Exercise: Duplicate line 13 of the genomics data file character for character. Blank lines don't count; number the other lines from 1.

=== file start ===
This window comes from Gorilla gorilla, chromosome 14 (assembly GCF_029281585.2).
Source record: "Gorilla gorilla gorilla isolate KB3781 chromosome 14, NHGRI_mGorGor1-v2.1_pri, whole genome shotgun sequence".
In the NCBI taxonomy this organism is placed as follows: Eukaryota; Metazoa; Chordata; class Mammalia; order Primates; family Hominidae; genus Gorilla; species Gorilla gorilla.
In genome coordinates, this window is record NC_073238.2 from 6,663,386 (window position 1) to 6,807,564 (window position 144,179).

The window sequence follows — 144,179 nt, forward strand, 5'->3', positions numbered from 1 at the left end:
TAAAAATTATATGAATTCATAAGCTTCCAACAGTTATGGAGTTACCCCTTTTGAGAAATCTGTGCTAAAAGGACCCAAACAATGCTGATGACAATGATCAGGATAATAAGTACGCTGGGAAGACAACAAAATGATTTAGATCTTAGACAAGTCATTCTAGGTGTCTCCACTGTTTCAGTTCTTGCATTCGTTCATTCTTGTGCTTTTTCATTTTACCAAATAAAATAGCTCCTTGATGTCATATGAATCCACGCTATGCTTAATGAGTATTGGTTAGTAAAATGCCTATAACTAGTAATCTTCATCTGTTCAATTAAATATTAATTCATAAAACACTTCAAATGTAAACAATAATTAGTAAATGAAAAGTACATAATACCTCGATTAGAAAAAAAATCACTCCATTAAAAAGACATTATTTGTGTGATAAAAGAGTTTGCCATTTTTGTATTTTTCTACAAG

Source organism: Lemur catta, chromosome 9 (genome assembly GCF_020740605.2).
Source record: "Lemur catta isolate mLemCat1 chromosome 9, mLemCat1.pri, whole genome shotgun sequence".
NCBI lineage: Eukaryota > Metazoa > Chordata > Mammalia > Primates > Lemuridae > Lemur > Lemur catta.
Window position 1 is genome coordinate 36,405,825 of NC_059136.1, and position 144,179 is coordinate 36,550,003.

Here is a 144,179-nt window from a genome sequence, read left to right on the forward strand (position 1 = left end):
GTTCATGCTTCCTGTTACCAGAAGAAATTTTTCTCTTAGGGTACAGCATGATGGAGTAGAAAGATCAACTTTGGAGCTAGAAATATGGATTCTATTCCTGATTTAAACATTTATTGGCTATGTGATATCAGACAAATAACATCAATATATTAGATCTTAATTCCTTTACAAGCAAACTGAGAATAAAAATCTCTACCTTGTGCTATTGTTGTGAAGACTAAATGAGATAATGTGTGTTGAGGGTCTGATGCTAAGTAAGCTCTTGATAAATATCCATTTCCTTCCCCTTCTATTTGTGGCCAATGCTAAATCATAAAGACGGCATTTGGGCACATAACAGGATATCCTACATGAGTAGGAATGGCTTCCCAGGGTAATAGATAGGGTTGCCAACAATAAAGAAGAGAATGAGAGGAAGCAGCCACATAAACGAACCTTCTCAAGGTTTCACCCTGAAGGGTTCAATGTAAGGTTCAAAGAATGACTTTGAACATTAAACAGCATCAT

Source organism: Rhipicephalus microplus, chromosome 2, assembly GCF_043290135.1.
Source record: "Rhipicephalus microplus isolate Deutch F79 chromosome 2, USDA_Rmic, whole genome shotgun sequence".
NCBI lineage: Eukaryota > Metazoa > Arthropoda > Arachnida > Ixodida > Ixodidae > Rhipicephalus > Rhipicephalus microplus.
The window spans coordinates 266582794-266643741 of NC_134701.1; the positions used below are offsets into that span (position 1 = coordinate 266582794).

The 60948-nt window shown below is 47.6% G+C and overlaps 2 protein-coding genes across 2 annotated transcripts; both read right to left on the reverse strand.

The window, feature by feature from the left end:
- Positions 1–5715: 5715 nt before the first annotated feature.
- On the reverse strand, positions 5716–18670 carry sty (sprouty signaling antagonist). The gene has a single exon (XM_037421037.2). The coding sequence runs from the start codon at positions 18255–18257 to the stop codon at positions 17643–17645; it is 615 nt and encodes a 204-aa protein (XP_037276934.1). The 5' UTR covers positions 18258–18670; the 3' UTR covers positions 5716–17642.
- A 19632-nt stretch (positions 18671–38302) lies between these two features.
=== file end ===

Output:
Source organism: Rhipicephalus microplus, chromosome 2, assembly GCF_043290135.1.